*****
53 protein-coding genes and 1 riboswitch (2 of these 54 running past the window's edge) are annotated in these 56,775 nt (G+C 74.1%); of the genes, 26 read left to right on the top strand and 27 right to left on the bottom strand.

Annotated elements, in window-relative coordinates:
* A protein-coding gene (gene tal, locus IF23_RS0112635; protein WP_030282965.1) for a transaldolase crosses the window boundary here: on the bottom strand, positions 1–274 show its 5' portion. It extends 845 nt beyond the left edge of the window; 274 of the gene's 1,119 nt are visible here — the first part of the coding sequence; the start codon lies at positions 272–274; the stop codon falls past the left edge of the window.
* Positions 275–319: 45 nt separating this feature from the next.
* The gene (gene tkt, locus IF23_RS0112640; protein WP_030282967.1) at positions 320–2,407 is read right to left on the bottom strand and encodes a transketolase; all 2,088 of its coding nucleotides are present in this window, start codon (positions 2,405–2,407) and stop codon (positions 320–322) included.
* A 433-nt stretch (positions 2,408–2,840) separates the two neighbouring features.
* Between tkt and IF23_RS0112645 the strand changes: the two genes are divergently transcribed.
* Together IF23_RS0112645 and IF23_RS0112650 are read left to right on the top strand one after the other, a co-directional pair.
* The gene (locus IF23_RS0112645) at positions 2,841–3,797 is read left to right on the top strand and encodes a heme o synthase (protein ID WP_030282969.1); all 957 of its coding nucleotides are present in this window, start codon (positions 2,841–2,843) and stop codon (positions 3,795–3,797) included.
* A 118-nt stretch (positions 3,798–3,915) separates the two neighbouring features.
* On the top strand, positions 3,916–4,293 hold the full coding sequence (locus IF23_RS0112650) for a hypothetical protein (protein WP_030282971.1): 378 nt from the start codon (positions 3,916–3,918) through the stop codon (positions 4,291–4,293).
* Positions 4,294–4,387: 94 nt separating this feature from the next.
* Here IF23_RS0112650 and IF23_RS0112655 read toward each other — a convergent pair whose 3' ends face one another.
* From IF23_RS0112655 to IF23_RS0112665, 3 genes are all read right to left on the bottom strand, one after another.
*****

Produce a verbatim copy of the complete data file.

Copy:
53 protein-coding genes and 1 riboswitch (2 of these 54 running past the window's edge) are annotated in these 56,775 nt (G+C 74.1%); of the genes, 26 read left to right on the top strand and 27 right to left on the bottom strand.

Annotated elements, in window-relative coordinates:
* A protein-coding gene (gene tal, locus IF23_RS0112635; protein WP_030282965.1) for a transaldolase crosses the window boundary here: on the bottom strand, positions 1–274 show its 5' portion. It extends 845 nt beyond the left edge of the window; 274 of the gene's 1,119 nt are visible here — the first part of the coding sequence; the start codon lies at positions 272–274; the stop codon falls past the left edge of the window.
* Positions 275–319: 45 nt separating this feature from the next.
* The gene (gene tkt, locus IF23_RS0112640; protein WP_030282967.1) at positions 320–2,407 is read right to left on the bottom strand and encodes a transketolase; all 2,088 of its coding nucleotides are present in this window, start codon (positions 2,405–2,407) and stop codon (positions 320–322) included.
* A 433-nt stretch (positions 2,408–2,840) separates the two neighbouring features.
* Between tkt and IF23_RS0112645 the strand changes: the two genes are divergently transcribed.
* Together IF23_RS0112645 and IF23_RS0112650 are read left to right on the top strand one after the other, a co-directional pair.
* The gene (locus IF23_RS0112645) at positions 2,841–3,797 is read left to right on the top strand and encodes a heme o synthase (protein ID WP_030282969.1); all 957 of its coding nucleotides are present in this window, start codon (positions 2,841–2,843) and stop codon (positions 3,795–3,797) included.
* A 118-nt stretch (positions 3,798–3,915) separates the two neighbouring features.
* On the top strand, positions 3,916–4,293 hold the full coding sequence (locus IF23_RS0112650) for a hypothetical protein (protein WP_030282971.1): 378 nt from the start codon (positions 3,916–3,918) through the stop codon (positions 4,291–4,293).
* Positions 4,294–4,387: 94 nt separating this feature from the next.
* Here IF23_RS0112650 and IF23_RS0112655 read toward each other — a convergent pair whose 3' ends face one another.
* From IF23_RS0112655 to IF23_RS0112665, 3 genes are all read right to left on the bottom strand, one after another.